In my blogging you always hear me refer to the Hooplah surrounding EHR. Unfortunately this is where it leads.

    A couple things to keep in mind.
    ANY proprietary system will result in fees that will grow over time
    ANYONE that suggests a product that requires hardware will be more difficult to get online and keep online.
    THese solutions dont make an organized office an organized office will make these solutions look good.

    To coin a phrase, at the end of the day think about what you are trying to accomplish. I think if you look closely, you’ll see all systems come with a process overhaul. Everything has a price and in this case getting swept away in some of the hooplah was your price to determine your real needs.

    Again sorry you had to experience this but as a company who provides a great service to bridge the gap to full EHR I run across hundreds of doctors that want to believe the larger suppliers are safer, have better solutions etc… MY only advice would be to quit considering all the rhetoric, and reallye valuate your needs and clearly define the goals for your practice. Then do whats best for you.

  • Matt, we are using Practice Fusion and love it. A few minor speed issues when logging in for security/encryption needs. But I am also logging in and out about 50 times a day as I move from room to room. I am a solo subspecialist practitioner (endocrinologist).

  • Dr. West… good post and aren’t you glad you discovered the limits of your application before you had stuffed it with 2 or 3 years of patient data?!

    Lots of practices view sunk costs (either hardware or software) as an impediment to making the move to a new solution. Tough decision to make when the time comes and was tough for you too … but knowing far better what your needs are across the entire practice processes gives you a whole lot better position the second time around than the first.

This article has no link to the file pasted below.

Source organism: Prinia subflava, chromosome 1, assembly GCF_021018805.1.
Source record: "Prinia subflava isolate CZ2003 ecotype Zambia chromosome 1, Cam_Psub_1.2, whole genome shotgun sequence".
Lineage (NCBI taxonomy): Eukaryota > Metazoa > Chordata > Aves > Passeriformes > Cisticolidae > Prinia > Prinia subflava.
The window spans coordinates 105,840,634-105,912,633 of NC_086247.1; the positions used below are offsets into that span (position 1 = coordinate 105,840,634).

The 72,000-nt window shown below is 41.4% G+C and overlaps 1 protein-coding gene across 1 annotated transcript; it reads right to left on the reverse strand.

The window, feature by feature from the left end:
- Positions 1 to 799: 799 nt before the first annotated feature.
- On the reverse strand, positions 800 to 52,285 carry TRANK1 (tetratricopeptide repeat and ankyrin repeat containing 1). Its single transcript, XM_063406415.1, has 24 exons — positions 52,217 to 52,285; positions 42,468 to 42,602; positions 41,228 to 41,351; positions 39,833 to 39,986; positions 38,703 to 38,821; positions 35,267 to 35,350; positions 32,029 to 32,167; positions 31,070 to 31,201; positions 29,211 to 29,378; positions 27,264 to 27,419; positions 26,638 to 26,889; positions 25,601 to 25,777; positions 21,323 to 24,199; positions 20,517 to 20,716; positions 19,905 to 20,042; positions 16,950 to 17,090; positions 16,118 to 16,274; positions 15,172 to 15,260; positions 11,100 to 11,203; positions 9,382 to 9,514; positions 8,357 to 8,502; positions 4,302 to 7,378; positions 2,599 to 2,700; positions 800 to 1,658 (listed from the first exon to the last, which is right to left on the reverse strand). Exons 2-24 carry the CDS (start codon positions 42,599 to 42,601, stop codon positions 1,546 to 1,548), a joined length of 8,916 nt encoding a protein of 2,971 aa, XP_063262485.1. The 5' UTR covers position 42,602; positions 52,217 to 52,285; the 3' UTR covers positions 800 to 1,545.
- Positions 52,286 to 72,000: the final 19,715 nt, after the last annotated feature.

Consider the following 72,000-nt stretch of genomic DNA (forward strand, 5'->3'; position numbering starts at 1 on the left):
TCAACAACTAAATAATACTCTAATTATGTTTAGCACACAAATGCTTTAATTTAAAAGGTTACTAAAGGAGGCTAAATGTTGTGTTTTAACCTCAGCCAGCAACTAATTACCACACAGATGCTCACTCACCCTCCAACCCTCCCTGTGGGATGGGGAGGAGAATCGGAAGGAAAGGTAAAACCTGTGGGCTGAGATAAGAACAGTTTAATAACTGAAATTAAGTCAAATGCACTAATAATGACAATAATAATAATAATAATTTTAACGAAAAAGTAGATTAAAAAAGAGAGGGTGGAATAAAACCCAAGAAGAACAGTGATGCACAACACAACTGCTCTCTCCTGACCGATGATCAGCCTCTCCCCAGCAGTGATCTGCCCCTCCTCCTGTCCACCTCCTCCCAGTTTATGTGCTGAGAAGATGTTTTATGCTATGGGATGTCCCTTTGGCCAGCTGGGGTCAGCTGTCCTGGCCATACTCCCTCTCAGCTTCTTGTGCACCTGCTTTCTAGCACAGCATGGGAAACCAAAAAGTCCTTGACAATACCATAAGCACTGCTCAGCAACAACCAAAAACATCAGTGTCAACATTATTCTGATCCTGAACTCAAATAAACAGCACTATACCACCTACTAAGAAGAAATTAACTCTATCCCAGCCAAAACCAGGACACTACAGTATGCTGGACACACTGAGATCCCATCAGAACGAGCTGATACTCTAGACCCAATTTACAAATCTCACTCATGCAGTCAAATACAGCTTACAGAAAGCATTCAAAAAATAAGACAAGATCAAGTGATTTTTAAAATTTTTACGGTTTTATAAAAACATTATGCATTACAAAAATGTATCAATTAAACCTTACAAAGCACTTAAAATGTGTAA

Makes a good case for cheaper solutions first time around and then reach further when the current application demonstrates its performance at the next level. Then you ought to be able to walk your data across to the new platform far easier than trying to negotiate getting your data back from one vendor so you can reload it in another vendor’s construct.

  • Hi Dr. West,

    Practice Fusion is gaining a lot of momentum in the market so it is good to hear that it is a viable solution. You certainly can’t beat the price! Do you use a tablet PC of iPad to access Practice Fusion. Just wondering how you are using it to record you data. My guess is that many Physicians will see the patient and then return to their office to record the notes from the visit. I would be curious to find out how you are using the EHR to enhance your practice and find out any tips for avoiding any pain points and how to optimize your office to increase productivity. Where have you found the greatest gains in productivity and the greatest loss of productivity? Thanks for the feedback.

    Matt

  • Matt,
    Most physicians that I know are charting at least some of the data in the exam room. Not to mention, putting in orders, creating scripts, etc. Then, they might do some of the objective sections of a note in another room after the fact.

  • Dr West,

    I certainly can understand your pain with your original EHR. I think one thing that needs to be addressed is healthcare practitioners need to have clear requirements of what they need and expect. They also need to be able to convey that to the vendor they choose. The practitioner also needs to have realistic expectations of a system. I believe that some people get a system and they want to change everything about it. Most vendors will try to accommodate, but when it doesn’t happen, the practitioner is upset. I believe in really researching the EHR, getting plenty of demos, and using a score card with the practice’s criteria. All the bells and whistles in the world can’t change a program that doesn’t fit your needs.